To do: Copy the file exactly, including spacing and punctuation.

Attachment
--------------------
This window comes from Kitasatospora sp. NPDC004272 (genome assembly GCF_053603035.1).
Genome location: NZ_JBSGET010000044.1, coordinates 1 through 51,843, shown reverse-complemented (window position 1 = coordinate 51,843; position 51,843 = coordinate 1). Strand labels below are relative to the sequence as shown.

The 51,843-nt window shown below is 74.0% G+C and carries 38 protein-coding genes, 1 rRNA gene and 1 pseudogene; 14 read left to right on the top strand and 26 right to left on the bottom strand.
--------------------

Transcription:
This window comes from Kitasatospora sp. NPDC004272 (genome assembly GCF_053603035.1).
Genome location: NZ_JBSGET010000044.1, coordinates 1 through 51,843, shown reverse-complemented (window position 1 = coordinate 51,843; position 51,843 = coordinate 1). Strand labels below are relative to the sequence as shown.

The 51,843-nt window shown below is 74.0% G+C and carries 38 protein-coding genes, 1 rRNA gene and 1 pseudogene; 14 read left to right on the top strand and 26 right to left on the bottom strand.